Dems Push Pelosi to Back Off Hard Line on Relief Bill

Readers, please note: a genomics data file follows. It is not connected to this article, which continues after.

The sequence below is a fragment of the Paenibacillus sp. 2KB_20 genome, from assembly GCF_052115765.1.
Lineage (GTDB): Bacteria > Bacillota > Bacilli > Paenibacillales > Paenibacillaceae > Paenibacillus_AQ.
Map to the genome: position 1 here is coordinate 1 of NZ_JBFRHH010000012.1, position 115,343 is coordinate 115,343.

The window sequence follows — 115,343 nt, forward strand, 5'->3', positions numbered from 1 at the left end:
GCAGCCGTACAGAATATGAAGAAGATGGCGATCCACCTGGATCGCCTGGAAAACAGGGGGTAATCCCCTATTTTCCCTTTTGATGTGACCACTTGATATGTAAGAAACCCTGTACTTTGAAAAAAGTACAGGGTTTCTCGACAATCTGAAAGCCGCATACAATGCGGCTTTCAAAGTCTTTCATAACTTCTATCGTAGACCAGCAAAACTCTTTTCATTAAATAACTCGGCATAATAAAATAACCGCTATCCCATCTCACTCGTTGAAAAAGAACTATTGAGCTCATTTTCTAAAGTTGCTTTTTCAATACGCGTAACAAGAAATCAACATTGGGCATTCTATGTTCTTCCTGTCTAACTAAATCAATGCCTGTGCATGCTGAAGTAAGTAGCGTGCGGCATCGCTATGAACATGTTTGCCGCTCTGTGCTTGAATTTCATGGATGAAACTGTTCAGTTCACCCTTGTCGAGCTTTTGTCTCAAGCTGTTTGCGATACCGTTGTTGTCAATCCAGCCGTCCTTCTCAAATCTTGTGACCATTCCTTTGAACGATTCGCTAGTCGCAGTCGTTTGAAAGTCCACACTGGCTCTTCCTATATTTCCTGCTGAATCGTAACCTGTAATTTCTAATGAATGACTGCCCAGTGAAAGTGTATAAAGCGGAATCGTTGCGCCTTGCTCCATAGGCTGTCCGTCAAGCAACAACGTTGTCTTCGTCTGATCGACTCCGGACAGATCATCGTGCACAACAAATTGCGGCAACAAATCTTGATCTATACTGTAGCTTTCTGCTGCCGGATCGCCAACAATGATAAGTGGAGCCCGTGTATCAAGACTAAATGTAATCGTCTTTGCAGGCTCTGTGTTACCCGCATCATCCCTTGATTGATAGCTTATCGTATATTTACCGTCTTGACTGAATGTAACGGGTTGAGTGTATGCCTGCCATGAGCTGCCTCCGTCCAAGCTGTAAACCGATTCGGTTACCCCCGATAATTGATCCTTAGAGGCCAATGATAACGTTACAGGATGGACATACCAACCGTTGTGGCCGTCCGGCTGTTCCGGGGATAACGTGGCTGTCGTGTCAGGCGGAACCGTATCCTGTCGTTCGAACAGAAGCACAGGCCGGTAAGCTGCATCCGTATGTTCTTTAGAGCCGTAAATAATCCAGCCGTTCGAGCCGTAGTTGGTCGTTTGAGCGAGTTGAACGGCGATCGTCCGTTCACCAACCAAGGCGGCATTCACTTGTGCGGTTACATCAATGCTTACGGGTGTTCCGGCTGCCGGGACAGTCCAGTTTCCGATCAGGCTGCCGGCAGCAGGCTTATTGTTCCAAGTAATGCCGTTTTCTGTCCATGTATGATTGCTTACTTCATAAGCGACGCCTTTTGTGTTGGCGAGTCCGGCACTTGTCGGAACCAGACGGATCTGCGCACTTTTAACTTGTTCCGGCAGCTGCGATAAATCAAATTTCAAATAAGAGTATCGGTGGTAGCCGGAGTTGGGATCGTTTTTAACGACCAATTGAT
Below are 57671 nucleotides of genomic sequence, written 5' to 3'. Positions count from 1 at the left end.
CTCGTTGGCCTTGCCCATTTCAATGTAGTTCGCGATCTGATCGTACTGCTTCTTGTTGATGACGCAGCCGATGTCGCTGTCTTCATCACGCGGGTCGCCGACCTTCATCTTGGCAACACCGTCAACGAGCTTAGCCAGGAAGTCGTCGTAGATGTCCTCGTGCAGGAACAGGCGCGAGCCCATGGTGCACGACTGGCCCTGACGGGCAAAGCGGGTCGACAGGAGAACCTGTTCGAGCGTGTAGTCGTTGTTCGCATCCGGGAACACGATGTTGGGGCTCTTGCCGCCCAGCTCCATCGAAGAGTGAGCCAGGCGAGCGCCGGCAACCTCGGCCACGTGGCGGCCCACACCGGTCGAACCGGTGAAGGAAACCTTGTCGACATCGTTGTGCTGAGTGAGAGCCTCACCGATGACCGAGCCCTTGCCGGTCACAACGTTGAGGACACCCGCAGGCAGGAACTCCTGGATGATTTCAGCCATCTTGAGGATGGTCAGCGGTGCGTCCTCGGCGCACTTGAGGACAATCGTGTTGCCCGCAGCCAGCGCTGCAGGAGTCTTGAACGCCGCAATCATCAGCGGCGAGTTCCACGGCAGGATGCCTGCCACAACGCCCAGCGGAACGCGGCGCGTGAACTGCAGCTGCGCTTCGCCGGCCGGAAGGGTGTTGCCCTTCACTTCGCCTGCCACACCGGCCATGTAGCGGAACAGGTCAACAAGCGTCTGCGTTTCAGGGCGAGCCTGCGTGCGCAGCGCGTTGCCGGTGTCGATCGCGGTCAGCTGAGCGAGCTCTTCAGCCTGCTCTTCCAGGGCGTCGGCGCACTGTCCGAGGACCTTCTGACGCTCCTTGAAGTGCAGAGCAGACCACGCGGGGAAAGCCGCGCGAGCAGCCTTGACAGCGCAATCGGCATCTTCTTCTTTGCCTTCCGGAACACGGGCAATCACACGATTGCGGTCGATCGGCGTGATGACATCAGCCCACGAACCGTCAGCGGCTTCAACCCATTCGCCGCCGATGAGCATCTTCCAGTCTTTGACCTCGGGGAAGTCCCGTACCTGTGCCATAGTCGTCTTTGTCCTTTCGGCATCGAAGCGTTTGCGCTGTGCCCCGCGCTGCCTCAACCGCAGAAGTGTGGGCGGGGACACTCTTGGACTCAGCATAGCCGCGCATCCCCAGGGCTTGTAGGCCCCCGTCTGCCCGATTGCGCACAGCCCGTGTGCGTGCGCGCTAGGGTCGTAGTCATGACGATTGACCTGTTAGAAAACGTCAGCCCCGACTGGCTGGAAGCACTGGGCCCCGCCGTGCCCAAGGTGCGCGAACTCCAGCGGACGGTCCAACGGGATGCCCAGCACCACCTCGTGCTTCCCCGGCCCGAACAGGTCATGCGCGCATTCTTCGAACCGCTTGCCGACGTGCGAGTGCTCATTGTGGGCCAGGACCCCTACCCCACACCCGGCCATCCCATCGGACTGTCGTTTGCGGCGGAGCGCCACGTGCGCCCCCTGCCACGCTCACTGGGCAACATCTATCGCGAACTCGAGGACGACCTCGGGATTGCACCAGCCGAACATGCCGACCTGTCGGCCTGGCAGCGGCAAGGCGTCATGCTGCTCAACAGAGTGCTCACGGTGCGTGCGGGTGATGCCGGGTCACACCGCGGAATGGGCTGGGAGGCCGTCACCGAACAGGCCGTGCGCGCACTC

Moderate Democrats lashed out at Speaker of the House Nancy Pelosi (D., Calif.) during a conference call Tuesday for her refusal to negotiate with the White House on coronavirus relief. Representatives Abigail Spanberger (Va.), Max Rose (N.Y.), Jason Crow (Colo.), and Kathleen Rice (N.Y.) all called on Pelosi to accept a compromise to get the relief package through, according to Politico, and Spanberger said Democrats need to do their "g—damn job." But Pelosi stuck by the $3.4 trillion HEROES Act that the House passed in May. Recent Stories in Democrats Pelosi also said the House Democrats would stay in session until an agreement is reached. House Majority Leader Steny Hoyer (D., Md.) contradicted her shortly afterwards, saying members would not be required to stay past the scheduled recess date of Oct. 2 but would be on call to return if an agreement is reached. Spanberger asked why members were no longer expected to stay in session until a deal is reached, which Pelosi dismissed before signing off of the call. "My conviction is to actually do my g—damn job and come up with a solution for the American people," Spanberger said. "We have to bring something to the floor." "Every member of the leadership team, Democrats and Republicans, have messed up," Rose said in Politico‘s account of the call. "Everyone is accountable. Get something done." Pelosi said she wants a bill that would gain bipartisan support and President Donald Trump's signature, but she rejected requests from some moderates to bring a new, smaller stimulus bill to the House floor for a vote. This statement comes after Senate Democrats blocked a Republican "skinny" relief bill last week that would have extended unemployment benefits, provided more funding for schools and child care, and given legal protections to businesses. Other Democrats expressed concern that failing to vote on another coronavirus package could mean voters forgetting the House passed the HEROES Act back in May. Still, Pelosi had refused to consider targeted stimulus efforts or a smaller stimulus deal prior to her comments Wednesday morning. She has indicated openness to a $2.2 trillion package but would not go lower to the White House's number of $1.5 trillion.

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